I’ve written a number of times on the effectiveness and beautiful simplicity of a three fund portfolio. All you need to do is own one total stock market fund, one total international fund, and one total bond fund and you’ve got a portfolio that is incredibly well diversified and likely to perform as well or better than many far more complicated portfolios. There’s a slight problem, though. Nobody, and I mean nobody, has a portfolio this simple. For one thing, your money is necessarily kept in multiple accounts. You might have a 401(k) or 403(b), perhaps a 457(b), a Roth […]

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I Owned Six Homes and Lost It All With Real Estate Investing

lower ninth ward

Today’s guest post is courtesy of Joseph Hogue, a man who once dreamed of becoming a real estate mogul and fell flat on his face. Joseph previously worked as an equity analyst and an economist before realizing being rich is no substitute for being happy. He now runs My Stock Market Basics and four additional websites in the personal finance and crowdfunding niche, making more money than he ever did at a 9-to-5 job, and loves building his work from home business. Let’s hear what he did and how we did it, and let’s try our best not to follow in […]

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Paying Off the Mortgage is a Mistake I’ll Never Regret

japanese house hilo

Today, we have a guest post from a co-nominee for the Best New Personal Finance Blog at FinCon last year. Neither of us won the Plutus Award, but the nomination alone was an honor. That recognition is not the only thing we have in common. There’s also the fact that both of us chose to be debt-free rather than carry a mortgage in spite of the math that would suggest it’s not the smartest financial move. Why? I’ll let Rob explain, after a brief introduction, which he kindly supplied. Rob of Mustard Seed Money is an accountant for the federal […]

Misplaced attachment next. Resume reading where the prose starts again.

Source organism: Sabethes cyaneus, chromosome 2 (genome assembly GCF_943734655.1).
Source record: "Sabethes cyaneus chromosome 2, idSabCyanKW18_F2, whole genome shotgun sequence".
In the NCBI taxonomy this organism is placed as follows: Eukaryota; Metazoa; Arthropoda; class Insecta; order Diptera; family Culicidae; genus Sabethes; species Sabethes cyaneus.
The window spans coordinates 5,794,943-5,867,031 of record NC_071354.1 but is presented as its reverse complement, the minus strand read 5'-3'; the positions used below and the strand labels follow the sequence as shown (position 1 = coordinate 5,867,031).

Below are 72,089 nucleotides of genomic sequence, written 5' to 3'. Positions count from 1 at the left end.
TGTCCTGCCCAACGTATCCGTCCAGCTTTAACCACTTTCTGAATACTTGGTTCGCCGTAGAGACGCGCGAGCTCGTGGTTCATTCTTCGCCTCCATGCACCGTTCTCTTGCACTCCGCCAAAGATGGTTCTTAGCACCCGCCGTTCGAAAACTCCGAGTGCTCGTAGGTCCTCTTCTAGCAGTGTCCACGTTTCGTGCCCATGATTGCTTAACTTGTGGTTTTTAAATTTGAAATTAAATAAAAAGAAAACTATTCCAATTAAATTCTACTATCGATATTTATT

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The White Coat Investor Backdoor Roth Tutorial

backdoor roth wci

Hello, friends! If you happen to be in Park City, Utah for Dr. Dahle’s Financial Literacy and Physician Wellness Conference (or just randomly happen to be here), feel free to join me after my closing talk. I’ll be holding court right next door at the Boneyard Saloon & Kitchen. I’ve heard they have good food and good beer, and I have a feeling I’m going to need both. I was intimidated to see I’d be following Jonathan Clements, author of How to Think About Money and a half dozen other highly regarded personal finance books, momentarily relieved to hear he […]

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Got Student Loans? Alter Your Asset Allocation.

Bull Bison

I’m happy to introduce you to another physician anesthesiologist and blogger, The Physician Philosopher. He has been quite active online in recent months since getting started with his site where he discusses both wealth and wellness from a doctor’s perspective. He’s got a pledge to donate a quarter of the site’s income to endeavors that promote wellness, which I love to see. I have no financial or other relationship with the good doctor, and as far as I know, The Physician Philosopher has no relation to the physician known as The Happy Philosopher. They just both happen to be happy […]

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How to Think About Money